A negative high voltage power supply 200, typically −175 volts, is coupled to the initial windings of inductors L1 a, L1 b. A storage capacitor 202 is coupled between the power supply 200 and ground. The terminal windings L2 a, L2 b are connected across the PEM 25 and a load capacitor 230 is also across the PEM 25.

Inductors L1 a, L1 b and L2 a, L2 b of each of the two converters are coupled as shown with a matching condition n=k where n is the square root of the ratio of self-inductances L1 and L2 the respective input and output inductors, and k is the coupling coefficient. Under those matching conditions, the output current ripple across the PEM 25 is minimized and almost zero, thereby tremendously improving the amplifier performance because there is no longer any need for excessively high switching frequencies to reduce the amplifier switching ripple at the output. Any ripple will be shifted to the input currents of the inductors and the current drawn from the power source 200 will also be DC only, thus approaching the ideal dc-to-dc power stage characteristic in having DC currents at both input and output.

When the pair of loosely coupled inductors satisfies the matching condition, zero current ripple is obtained at the output and the need for output filter capacitors C.sub.2 is completely eliminated. The elimination of output filter capacitors results in further simplified and extremely favorable loop-gain dynamics (effectively single pole frequency response, as will be shown later) which permits closing the feedback loop directly, even without any compensation network, and yet resulting in a high degree of stability. Also there is no longer any need for an excessively high switching frequency to reduce the amplifier ripple, thus resulting in further improvement. Therefore, the closed-loop switching amplifier configuration of FIG. 3 has a number of advantages which will become even more evident by comparison with the conventional buck type converters.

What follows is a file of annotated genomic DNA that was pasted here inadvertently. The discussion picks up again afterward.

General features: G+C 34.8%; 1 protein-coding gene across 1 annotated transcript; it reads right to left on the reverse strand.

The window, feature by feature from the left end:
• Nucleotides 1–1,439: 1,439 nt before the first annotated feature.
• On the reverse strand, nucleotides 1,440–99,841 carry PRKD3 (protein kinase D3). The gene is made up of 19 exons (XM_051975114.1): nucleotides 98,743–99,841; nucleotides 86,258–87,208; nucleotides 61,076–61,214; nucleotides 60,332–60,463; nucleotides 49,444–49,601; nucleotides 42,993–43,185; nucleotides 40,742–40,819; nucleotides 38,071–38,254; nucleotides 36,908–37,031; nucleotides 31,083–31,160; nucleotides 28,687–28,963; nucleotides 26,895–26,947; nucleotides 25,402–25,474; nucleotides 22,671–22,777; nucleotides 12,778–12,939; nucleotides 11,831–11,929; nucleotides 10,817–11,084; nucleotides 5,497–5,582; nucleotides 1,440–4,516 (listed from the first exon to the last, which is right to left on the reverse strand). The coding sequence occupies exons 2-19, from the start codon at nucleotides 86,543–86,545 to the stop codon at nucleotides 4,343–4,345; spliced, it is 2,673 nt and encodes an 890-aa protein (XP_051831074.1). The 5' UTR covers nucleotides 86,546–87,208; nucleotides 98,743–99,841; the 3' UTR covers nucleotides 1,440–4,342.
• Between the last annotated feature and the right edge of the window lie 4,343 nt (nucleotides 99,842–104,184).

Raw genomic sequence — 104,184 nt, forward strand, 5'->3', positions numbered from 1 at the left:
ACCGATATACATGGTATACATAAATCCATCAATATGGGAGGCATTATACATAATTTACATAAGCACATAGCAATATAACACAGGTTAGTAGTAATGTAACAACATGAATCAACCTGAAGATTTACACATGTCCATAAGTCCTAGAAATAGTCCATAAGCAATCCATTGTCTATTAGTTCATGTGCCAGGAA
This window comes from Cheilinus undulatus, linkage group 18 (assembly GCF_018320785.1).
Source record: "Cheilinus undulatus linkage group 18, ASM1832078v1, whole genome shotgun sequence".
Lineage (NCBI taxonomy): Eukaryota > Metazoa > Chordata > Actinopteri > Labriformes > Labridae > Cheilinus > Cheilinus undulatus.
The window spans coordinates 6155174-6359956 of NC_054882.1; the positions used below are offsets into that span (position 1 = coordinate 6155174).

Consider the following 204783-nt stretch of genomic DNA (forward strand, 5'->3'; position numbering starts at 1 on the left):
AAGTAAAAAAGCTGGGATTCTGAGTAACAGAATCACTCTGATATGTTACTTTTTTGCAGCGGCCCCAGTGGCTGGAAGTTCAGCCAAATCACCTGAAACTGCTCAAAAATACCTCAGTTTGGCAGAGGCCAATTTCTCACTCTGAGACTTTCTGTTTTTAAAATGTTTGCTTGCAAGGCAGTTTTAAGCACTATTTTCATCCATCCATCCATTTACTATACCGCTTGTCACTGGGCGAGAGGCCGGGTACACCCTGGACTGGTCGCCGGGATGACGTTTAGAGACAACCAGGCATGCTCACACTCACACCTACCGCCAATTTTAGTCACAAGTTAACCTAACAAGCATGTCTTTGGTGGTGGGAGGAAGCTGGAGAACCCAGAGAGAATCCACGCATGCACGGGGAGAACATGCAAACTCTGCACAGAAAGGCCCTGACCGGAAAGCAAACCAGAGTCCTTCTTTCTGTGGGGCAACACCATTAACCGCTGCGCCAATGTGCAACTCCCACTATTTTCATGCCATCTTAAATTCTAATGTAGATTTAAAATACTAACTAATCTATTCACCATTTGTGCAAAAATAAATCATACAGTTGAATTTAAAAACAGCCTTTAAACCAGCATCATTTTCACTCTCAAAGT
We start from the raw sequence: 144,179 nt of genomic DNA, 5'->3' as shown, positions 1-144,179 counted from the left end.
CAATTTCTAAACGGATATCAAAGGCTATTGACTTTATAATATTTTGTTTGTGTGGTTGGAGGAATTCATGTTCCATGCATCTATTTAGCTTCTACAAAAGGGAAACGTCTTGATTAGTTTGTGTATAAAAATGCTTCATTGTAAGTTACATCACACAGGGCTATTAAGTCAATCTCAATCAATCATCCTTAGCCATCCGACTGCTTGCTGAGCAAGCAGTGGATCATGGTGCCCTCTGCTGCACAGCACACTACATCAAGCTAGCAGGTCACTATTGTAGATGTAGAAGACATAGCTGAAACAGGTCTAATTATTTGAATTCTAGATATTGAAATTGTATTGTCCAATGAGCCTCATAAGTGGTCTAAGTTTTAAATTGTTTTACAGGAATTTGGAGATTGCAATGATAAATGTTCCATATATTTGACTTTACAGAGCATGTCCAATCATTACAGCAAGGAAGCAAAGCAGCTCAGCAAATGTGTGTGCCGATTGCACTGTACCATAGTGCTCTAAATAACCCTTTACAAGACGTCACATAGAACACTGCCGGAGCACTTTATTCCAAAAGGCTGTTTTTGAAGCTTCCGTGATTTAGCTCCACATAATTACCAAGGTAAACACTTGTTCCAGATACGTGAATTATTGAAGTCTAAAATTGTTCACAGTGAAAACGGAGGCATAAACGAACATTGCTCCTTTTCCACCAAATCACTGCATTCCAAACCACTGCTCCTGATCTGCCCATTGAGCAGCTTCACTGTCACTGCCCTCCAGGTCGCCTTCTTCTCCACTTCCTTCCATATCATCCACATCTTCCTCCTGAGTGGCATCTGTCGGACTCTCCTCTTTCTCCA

The PEM 25 is a piezoelectric motor element. A typical Inchworm® motor has three such elements including two clamps and a center extendible and retractable section. The operation of the elements together to perform Inchworm® motor function is described later. The following example is given to describe the circuit operation of one such element. Those skilled in the art understand that the each element has its own switching amplifier driver and the description of one combination of switching amplifier and PEM 25 will be the same for the others.

Each PEM 25 is a capacitor that is charge positively or negatively. As such, the switching amplifier must be able to apply both polarities of voltage at various magnitudes in order to operate the PEMs 25. In the preferred embodiment the PEMs 25 operate between +300 volts and −150 volts. In other words, the switching amplifier must charge the PEM 25 to as high as +300 volts and discharge the PEM 25 to as low as −150 volts.

Turning to FIGS. 4 a-4 c, they show sequential positions of a piezoelectric Inchworm® motor that comprises three piezoelectric elements. The motor has a first clamp 30, and center section 32, and a second clamp 34. The clamps 30, 34 are located on opposite ends of the center section 30. Each component 30, 32, 34 is made of piezoelectric material. The clamps 30, 34 have an annular shape. The center section 32 is disposed with one end in the opening of one clamp and the other end in the opening of the other clamp. The annuli of the clamps shrink or expand, depending upon the applied polarity and magnitude of voltage. The center section 32 elongates or retracts, also depending upon the applied polarity and voltage.